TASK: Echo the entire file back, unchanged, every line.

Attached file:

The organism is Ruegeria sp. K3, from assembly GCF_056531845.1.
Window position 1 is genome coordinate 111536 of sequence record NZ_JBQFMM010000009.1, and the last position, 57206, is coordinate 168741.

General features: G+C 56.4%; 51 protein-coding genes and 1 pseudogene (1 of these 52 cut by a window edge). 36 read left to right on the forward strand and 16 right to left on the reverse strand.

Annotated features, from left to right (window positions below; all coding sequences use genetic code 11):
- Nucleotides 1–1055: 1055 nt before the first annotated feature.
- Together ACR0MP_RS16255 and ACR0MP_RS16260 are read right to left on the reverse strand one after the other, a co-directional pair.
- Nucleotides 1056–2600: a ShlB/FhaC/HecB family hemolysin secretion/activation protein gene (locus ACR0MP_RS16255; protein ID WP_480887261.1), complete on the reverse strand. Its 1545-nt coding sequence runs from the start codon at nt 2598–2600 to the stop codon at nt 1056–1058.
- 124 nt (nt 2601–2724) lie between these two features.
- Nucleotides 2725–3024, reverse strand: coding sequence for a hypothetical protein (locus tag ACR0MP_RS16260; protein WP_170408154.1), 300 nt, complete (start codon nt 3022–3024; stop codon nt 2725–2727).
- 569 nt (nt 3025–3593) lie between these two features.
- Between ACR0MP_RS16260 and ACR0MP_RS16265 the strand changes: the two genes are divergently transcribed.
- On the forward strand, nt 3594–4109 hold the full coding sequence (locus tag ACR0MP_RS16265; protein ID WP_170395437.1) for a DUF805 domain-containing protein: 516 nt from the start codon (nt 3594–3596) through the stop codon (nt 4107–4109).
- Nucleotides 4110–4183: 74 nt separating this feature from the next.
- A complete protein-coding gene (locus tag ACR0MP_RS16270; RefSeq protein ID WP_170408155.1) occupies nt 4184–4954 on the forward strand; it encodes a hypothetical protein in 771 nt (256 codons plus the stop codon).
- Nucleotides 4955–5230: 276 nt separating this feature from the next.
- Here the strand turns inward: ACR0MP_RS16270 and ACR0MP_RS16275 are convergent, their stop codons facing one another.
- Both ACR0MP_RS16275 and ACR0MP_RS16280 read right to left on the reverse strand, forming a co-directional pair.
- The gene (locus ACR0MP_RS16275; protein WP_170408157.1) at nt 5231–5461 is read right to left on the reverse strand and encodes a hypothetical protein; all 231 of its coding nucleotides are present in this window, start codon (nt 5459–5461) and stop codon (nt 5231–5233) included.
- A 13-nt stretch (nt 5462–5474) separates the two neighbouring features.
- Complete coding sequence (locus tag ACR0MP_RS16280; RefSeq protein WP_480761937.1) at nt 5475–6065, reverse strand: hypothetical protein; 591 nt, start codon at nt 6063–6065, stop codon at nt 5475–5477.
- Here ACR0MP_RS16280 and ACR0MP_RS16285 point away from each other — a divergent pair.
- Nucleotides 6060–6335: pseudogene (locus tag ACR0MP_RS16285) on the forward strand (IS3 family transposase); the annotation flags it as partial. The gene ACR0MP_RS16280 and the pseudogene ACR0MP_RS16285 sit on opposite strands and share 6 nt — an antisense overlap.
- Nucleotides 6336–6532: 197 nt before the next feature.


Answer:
The organism is Ruegeria sp. K3, from assembly GCF_056531845.1.
Window position 1 is genome coordinate 111536 of sequence record NZ_JBQFMM010000009.1, and the last position, 57206, is coordinate 168741.

General features: G+C 56.4%; 51 protein-coding genes and 1 pseudogene (1 of these 52 cut by a window edge). 36 read left to right on the forward strand and 16 right to left on the reverse strand.

Annotated features, from left to right (window positions below; all coding sequences use genetic code 11):
- Nucleotides 1–1055: 1055 nt before the first annotated feature.
- Together ACR0MP_RS16255 and ACR0MP_RS16260 are read right to left on the reverse strand one after the other, a co-directional pair.
- Nucleotides 1056–2600: a ShlB/FhaC/HecB family hemolysin secretion/activation protein gene (locus ACR0MP_RS16255; protein ID WP_480887261.1), complete on the reverse strand. Its 1545-nt coding sequence runs from the start codon at nt 2598–2600 to the stop codon at nt 1056–1058.
- 124 nt (nt 2601–2724) lie between these two features.
- Nucleotides 2725–3024, reverse strand: coding sequence for a hypothetical protein (locus tag ACR0MP_RS16260; protein WP_170408154.1), 300 nt, complete (start codon nt 3022–3024; stop codon nt 2725–2727).
- 569 nt (nt 3025–3593) lie between these two features.
- Between ACR0MP_RS16260 and ACR0MP_RS16265 the strand changes: the two genes are divergently transcribed.
- On the forward strand, nt 3594–4109 hold the full coding sequence (locus tag ACR0MP_RS16265; protein ID WP_170395437.1) for a DUF805 domain-containing protein: 516 nt from the start codon (nt 3594–3596) through the stop codon (nt 4107–4109).
- Nucleotides 4110–4183: 74 nt separating this feature from the next.
- A complete protein-coding gene (locus tag ACR0MP_RS16270; RefSeq protein ID WP_170408155.1) occupies nt 4184–4954 on the forward strand; it encodes a hypothetical protein in 771 nt (256 codons plus the stop codon).
- Nucleotides 4955–5230: 276 nt separating this feature from the next.
- Here the strand turns inward: ACR0MP_RS16270 and ACR0MP_RS16275 are convergent, their stop codons facing one another.
- Both ACR0MP_RS16275 and ACR0MP_RS16280 read right to left on the reverse strand, forming a co-directional pair.
- The gene (locus ACR0MP_RS16275; protein WP_170408157.1) at nt 5231–5461 is read right to left on the reverse strand and encodes a hypothetical protein; all 231 of its coding nucleotides are present in this window, start codon (nt 5459–5461) and stop codon (nt 5231–5233) included.
- A 13-nt stretch (nt 5462–5474) separates the two neighbouring features.
- Complete coding sequence (locus tag ACR0MP_RS16280; RefSeq protein WP_480761937.1) at nt 5475–6065, reverse strand: hypothetical protein; 591 nt, start codon at nt 6063–6065, stop codon at nt 5475–5477.
- Here ACR0MP_RS16280 and ACR0MP_RS16285 point away from each other — a divergent pair.
- Nucleotides 6060–6335: pseudogene (locus tag ACR0MP_RS16285) on the forward strand (IS3 family transposase); the annotation flags it as partial. The gene ACR0MP_RS16280 and the pseudogene ACR0MP_RS16285 sit on opposite strands and share 6 nt — an antisense overlap.
- Nucleotides 6336–6532: 197 nt before the next feature.